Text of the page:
From little Acorns to Linux PDA gadgetsBy Chris Williams. Published: 12th Nov 2005, 10:47:27 | Permalink | Printable
arm26 port coder explains hardware and kernel hackingThe programmer who looks after the Linux kernel for legacy Acorn kit has spoken of his work with ARM powered PDAs. Ian Molton's efforts on the portable gadgets, whose internal workings are closely guarded by their manufacturers, began when he decided to port the open source kernel to a PDA that originally had WindowsCE installed on it. Upset at the lack of stability in Microsoft's attempt at embedded software engineering, Ian drew on his knowledge from working with 26bit ARM powered Acorn machines to hack the Linux kernel onto the devices.
In his interview, Ian said: "I started on the Acorn Archimedes. It ran an operating system called RISC OS that's a relatively simple operating system. It hasn't got memory protection and all the things that Linux has now.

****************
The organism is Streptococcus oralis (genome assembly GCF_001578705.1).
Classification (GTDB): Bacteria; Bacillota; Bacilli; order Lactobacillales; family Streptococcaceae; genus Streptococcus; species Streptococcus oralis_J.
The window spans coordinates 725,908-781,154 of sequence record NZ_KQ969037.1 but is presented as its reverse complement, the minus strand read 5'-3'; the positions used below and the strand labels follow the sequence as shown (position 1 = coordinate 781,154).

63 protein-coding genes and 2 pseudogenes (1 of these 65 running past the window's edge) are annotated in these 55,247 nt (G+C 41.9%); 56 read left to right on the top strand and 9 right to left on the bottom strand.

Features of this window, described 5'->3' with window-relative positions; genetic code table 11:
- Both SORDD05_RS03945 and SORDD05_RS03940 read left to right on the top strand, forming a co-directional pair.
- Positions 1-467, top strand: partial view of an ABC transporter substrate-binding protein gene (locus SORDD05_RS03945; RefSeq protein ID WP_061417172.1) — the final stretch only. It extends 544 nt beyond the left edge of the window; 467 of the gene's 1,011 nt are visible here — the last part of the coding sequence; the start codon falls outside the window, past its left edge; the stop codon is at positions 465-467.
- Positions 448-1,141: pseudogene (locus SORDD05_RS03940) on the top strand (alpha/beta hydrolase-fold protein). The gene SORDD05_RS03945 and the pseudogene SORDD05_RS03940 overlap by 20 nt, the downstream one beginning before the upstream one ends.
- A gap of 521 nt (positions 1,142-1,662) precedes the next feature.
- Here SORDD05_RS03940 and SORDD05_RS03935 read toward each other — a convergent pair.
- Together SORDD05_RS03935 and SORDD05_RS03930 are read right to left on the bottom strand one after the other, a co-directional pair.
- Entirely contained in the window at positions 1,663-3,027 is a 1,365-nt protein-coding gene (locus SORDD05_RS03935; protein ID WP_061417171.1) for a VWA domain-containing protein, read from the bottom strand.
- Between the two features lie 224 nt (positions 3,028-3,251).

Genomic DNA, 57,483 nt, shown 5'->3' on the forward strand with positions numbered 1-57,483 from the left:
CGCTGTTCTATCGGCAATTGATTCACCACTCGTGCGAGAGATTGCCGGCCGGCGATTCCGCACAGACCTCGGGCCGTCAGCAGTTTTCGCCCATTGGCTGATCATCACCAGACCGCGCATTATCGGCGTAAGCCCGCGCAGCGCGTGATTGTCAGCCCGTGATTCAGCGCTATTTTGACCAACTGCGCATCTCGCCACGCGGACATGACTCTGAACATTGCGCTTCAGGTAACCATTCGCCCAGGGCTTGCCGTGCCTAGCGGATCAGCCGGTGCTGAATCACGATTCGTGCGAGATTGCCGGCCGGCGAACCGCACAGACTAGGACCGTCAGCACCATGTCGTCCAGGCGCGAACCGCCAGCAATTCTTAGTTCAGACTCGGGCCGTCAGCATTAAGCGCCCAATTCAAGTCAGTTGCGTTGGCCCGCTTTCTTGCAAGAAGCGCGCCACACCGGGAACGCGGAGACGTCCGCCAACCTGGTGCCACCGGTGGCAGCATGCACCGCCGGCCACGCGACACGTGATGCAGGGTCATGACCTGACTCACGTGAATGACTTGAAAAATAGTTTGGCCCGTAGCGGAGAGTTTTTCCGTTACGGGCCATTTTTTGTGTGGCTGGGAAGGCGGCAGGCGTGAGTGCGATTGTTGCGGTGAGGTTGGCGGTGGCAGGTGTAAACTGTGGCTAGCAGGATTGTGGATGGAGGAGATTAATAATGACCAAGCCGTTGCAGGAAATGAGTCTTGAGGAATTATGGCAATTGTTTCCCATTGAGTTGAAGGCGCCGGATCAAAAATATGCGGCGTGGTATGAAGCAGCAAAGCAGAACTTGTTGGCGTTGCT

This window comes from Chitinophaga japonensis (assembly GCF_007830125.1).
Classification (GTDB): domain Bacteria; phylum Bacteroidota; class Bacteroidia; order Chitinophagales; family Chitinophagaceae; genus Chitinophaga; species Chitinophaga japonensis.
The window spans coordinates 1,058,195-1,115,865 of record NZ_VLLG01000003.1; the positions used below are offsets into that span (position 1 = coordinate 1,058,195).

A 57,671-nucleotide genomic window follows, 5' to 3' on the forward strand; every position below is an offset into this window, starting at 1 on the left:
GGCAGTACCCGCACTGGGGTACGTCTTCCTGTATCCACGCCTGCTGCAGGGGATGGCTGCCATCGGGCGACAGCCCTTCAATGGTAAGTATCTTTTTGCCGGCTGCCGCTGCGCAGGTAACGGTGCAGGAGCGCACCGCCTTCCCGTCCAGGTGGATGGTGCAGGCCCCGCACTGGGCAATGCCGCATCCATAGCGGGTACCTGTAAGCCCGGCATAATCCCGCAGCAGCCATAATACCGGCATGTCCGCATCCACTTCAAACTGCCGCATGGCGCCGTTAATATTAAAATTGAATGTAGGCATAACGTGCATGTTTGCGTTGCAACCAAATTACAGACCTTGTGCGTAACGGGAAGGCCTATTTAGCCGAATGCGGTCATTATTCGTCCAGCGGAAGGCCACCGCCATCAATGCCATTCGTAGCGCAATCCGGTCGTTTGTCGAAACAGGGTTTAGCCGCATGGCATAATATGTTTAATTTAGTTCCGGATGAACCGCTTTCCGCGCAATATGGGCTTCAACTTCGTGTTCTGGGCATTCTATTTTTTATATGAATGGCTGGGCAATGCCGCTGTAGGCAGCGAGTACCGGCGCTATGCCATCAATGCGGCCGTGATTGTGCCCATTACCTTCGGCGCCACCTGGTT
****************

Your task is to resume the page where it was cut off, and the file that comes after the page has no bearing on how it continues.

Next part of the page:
"But that got me interested in messing around with the operating system itself because it was really, really easy to get into the operating system on that particular setup. Without memory protection you could play with the registers. I moved from that into Linux on ARM-based devices. First just running it as a desktop on the Archimedes and later on programming the kernel."
Meanwhile, a strategist for innovations company IDEO explained to the Financial Times yesterday why some gadgets and other technology products fail to take off. Name dropping Stephen OíConnor said: "Some products never gain a market. They may find niche communities, like the Acorn computer, but never penetrate the mass of consumers."
While we'll enjoy our niche community, we're reminded that IDEO developed the one button mouse for the Apple Lisa.
Interview: Linux in your vest pocket from Sys-Con
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